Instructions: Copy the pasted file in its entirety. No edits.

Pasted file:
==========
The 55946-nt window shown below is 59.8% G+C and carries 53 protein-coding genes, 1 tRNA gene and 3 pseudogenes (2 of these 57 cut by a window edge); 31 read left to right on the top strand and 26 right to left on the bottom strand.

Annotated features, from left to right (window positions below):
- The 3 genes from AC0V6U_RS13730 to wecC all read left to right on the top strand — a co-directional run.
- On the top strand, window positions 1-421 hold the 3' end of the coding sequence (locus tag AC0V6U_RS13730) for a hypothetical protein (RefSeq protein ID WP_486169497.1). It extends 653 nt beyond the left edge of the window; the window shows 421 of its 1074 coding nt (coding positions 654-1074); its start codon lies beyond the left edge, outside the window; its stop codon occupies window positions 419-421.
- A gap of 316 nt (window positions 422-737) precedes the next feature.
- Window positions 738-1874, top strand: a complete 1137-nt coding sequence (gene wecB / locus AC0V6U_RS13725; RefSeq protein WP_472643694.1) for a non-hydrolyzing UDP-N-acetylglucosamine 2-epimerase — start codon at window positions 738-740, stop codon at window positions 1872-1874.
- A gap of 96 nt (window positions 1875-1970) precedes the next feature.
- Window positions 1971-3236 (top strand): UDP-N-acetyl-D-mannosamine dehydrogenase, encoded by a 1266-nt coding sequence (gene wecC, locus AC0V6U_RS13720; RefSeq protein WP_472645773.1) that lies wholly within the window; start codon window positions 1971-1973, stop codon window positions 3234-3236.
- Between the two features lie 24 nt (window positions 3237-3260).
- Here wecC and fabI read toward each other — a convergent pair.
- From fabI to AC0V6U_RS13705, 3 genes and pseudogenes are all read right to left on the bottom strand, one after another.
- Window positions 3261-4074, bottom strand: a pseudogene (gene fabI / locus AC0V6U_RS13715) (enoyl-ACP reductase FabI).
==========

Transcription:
The 55946-nt window shown below is 59.8% G+C and carries 53 protein-coding genes, 1 tRNA gene and 3 pseudogenes (2 of these 57 cut by a window edge); 31 read left to right on the top strand and 26 right to left on the bottom strand.

Annotated features, from left to right (window positions below):
- The 3 genes from AC0V6U_RS13730 to wecC all read left to right on the top strand — a co-directional run.
- On the top strand, window positions 1-421 hold the 3' end of the coding sequence (locus tag AC0V6U_RS13730) for a hypothetical protein (RefSeq protein ID WP_486169497.1). It extends 653 nt beyond the left edge of the window; the window shows 421 of its 1074 coding nt (coding positions 654-1074); its start codon lies beyond the left edge, outside the window; its stop codon occupies window positions 419-421.
- A gap of 316 nt (window positions 422-737) precedes the next feature.
- Window positions 738-1874, top strand: a complete 1137-nt coding sequence (gene wecB / locus AC0V6U_RS13725; RefSeq protein WP_472643694.1) for a non-hydrolyzing UDP-N-acetylglucosamine 2-epimerase — start codon at window positions 738-740, stop codon at window positions 1872-1874.
- A gap of 96 nt (window positions 1875-1970) precedes the next feature.
- Window positions 1971-3236 (top strand): UDP-N-acetyl-D-mannosamine dehydrogenase, encoded by a 1266-nt coding sequence (gene wecC, locus AC0V6U_RS13720; RefSeq protein WP_472645773.1) that lies wholly within the window; start codon window positions 1971-1973, stop codon window positions 3234-3236.
- Between the two features lie 24 nt (window positions 3237-3260).
- Here wecC and fabI read toward each other — a convergent pair.
- From fabI to AC0V6U_RS13705, 3 genes and pseudogenes are all read right to left on the bottom strand, one after another.
- Window positions 3261-4074, bottom strand: a pseudogene (gene fabI / locus AC0V6U_RS13715) (enoyl-ACP reductase FabI).